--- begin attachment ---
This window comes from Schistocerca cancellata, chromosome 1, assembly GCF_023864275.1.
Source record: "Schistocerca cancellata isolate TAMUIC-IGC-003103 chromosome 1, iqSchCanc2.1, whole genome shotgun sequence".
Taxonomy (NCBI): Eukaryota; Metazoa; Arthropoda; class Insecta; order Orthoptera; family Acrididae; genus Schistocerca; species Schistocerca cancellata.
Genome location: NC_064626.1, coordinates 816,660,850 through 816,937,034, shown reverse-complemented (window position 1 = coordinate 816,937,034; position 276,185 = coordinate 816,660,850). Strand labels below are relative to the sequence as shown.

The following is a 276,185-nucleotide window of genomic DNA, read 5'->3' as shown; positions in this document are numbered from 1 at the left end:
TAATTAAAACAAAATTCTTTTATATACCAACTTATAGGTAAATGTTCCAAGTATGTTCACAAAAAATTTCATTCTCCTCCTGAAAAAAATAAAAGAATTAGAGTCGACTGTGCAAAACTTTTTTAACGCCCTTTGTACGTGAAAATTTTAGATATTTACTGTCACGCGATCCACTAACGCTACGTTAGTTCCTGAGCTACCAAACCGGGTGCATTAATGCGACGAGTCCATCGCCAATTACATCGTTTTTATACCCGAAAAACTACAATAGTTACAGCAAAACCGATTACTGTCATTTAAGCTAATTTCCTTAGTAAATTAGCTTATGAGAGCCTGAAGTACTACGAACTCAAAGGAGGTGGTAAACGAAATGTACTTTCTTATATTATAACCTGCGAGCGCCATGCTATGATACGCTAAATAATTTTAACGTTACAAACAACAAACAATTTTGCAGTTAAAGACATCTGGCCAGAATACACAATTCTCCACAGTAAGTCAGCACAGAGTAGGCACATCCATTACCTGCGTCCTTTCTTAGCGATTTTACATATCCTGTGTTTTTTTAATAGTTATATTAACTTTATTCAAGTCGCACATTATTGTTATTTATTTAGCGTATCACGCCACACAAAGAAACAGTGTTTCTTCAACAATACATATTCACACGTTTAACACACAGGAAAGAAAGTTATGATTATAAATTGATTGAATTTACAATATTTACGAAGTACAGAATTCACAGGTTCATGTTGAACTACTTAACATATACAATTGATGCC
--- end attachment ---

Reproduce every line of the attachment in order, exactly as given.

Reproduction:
This window comes from Schistocerca cancellata, chromosome 1, assembly GCF_023864275.1.
Source record: "Schistocerca cancellata isolate TAMUIC-IGC-003103 chromosome 1, iqSchCanc2.1, whole genome shotgun sequence".
Taxonomy (NCBI): Eukaryota; Metazoa; Arthropoda; class Insecta; order Orthoptera; family Acrididae; genus Schistocerca; species Schistocerca cancellata.
Genome location: NC_064626.1, coordinates 816,660,850 through 816,937,034, shown reverse-complemented (window position 1 = coordinate 816,937,034; position 276,185 = coordinate 816,660,850). Strand labels below are relative to the sequence as shown.

The following is a 276,185-nucleotide window of genomic DNA, read 5'->3' as shown; positions in this document are numbered from 1 at the left end:
TAATTAAAACAAAATTCTTTTATATACCAACTTATAGGTAAATGTTCCAAGTATGTTCACAAAAAATTTCATTCTCCTCCTGAAAAAAATAAAAGAATTAGAGTCGACTGTGCAAAACTTTTTTAACGCCCTTTGTACGTGAAAATTTTAGATATTTACTGTCACGCGATCCACTAACGCTACGTTAGTTCCTGAGCTACCAAACCGGGTGCATTAATGCGACGAGTCCATCGCCAATTACATCGTTTTTATACCCGAAAAACTACAATAGTTACAGCAAAACCGATTACTGTCATTTAAGCTAATTTCCTTAGTAAATTAGCTTATGAGAGCCTGAAGTACTACGAACTCAAAGGAGGTGGTAAACGAAATGTACTTTCTTATATTATAACCTGCGAGCGCCATGCTATGATACGCTAAATAATTTTAACGTTACAAACAACAAACAATTTTGCAGTTAAAGACATCTGGCCAGAATACACAATTCTCCACAGTAAGTCAGCACAGAGTAGGCACATCCATTACCTGCGTCCTTTCTTAGCGATTTTACATATCCTGTGTTTTTTTAATAGTTATATTAACTTTATTCAAGTCGCACATTATTGTTATTTATTTAGCGTATCACGCCACACAAAGAAACAGTGTTTCTTCAACAATACATATTCACACGTTTAACACACAGGAAAGAAAGTTATGATTATAAATTGATTGAATTTACAATATTTACGAAGTACAGAATTCACAGGTTCATGTTGAACTACTTAACATATACAATTGATGCC